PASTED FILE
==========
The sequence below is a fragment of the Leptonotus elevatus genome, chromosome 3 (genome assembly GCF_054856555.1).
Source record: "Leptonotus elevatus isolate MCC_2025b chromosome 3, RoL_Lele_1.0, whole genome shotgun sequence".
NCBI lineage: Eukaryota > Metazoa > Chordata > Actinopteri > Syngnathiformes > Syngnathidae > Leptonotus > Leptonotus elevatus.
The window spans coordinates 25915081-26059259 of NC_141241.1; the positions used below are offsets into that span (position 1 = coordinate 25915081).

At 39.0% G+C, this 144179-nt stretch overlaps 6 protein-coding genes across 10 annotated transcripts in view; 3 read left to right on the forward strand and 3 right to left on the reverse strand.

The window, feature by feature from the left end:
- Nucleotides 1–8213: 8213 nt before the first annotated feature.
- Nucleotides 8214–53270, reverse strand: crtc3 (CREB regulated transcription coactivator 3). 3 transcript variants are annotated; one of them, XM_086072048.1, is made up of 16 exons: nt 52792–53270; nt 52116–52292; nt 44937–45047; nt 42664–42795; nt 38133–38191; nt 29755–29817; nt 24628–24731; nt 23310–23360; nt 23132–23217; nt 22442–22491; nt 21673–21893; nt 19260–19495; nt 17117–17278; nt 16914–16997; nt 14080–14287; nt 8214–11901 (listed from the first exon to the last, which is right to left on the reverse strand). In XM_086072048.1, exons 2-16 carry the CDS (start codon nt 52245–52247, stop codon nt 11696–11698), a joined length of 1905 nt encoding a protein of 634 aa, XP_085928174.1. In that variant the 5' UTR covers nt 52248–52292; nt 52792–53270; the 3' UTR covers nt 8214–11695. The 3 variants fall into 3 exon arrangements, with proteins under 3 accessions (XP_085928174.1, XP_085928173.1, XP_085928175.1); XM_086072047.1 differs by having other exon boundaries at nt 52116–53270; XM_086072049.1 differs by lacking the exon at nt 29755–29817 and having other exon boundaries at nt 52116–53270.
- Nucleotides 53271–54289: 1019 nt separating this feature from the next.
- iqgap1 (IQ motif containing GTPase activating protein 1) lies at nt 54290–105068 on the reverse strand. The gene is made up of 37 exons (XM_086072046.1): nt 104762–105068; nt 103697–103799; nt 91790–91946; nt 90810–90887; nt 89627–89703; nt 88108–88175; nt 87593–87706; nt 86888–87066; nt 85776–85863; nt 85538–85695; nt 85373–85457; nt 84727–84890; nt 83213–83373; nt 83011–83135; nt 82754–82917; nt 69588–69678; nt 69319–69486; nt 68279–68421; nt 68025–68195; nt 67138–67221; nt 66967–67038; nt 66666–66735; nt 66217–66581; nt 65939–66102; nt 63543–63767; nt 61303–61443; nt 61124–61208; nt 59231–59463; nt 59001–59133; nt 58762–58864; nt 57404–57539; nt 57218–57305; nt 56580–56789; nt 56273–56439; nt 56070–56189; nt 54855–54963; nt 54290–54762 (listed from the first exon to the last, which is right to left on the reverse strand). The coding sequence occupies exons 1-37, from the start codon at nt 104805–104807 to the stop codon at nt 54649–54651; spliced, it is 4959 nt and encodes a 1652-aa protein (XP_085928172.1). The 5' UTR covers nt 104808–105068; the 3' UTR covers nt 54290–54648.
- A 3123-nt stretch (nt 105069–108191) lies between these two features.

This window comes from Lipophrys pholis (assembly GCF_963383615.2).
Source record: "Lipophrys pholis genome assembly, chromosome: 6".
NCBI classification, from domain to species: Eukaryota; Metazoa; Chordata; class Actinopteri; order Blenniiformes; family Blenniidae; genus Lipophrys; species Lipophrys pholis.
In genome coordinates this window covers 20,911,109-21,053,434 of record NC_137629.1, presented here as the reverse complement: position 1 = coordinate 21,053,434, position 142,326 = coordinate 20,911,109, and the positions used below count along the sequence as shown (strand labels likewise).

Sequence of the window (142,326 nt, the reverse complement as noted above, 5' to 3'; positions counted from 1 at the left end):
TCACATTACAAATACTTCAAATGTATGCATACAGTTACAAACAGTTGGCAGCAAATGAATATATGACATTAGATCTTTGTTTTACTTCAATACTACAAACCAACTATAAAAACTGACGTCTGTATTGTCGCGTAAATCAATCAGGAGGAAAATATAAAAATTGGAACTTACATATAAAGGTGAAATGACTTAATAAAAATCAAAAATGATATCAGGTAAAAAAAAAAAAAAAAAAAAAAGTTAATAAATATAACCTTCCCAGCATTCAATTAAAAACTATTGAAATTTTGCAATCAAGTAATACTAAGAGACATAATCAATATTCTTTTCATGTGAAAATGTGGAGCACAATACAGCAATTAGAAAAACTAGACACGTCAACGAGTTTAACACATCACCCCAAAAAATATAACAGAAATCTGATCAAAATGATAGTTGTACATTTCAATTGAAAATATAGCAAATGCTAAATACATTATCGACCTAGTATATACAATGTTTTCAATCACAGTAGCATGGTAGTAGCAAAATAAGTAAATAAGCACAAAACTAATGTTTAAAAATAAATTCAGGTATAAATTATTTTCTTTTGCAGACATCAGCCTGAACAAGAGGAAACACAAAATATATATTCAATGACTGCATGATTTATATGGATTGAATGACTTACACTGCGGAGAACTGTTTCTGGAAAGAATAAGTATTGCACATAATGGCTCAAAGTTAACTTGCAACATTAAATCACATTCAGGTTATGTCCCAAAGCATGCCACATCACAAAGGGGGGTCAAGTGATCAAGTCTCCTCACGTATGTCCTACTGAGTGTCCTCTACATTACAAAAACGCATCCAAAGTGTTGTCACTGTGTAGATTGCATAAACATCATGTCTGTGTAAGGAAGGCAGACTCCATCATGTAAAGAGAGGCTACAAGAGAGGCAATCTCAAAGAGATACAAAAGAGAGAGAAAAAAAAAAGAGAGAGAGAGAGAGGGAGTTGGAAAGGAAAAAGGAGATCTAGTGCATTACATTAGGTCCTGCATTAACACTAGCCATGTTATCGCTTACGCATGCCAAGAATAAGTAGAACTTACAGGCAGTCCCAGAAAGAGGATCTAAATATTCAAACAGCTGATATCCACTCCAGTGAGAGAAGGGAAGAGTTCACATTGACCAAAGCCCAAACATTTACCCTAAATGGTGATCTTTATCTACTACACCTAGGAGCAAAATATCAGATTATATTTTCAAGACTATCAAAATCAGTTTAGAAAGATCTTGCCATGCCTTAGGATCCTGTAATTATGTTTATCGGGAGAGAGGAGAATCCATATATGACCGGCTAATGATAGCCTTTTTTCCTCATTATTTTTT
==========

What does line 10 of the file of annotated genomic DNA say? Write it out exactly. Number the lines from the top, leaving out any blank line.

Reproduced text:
- iqgap1 (IQ motif containing GTPase activating protein 1) lies at nt 54290–105068 on the reverse strand. The gene is made up of 37 exons (XM_086072046.1): nt 104762–105068; nt 103697–103799; nt 91790–91946; nt 90810–90887; nt 89627–89703; nt 88108–88175; nt 87593–87706; nt 86888–87066; nt 85776–85863; nt 85538–85695; nt 85373–85457; nt 84727–84890; nt 83213–83373; nt 83011–83135; nt 82754–82917; nt 69588–69678; nt 69319–69486; nt 68279–68421; nt 68025–68195; nt 67138–67221; nt 66967–67038; nt 66666–66735; nt 66217–66581; nt 65939–66102; nt 63543–63767; nt 61303–61443; nt 61124–61208; nt 59231–59463; nt 59001–59133; nt 58762–58864; nt 57404–57539; nt 57218–57305; nt 56580–56789; nt 56273–56439; nt 56070–56189; nt 54855–54963; nt 54290–54762 (listed from the first exon to the last, which is right to left on the reverse strand). The coding sequence occupies exons 1-37, from the start codon at nt 104805–104807 to the stop codon at nt 54649–54651; spliced, it is 4959 nt and encodes a 1652-aa protein (XP_085928172.1). The 5' UTR covers nt 104808–105068; the 3' UTR covers nt 54290–54648.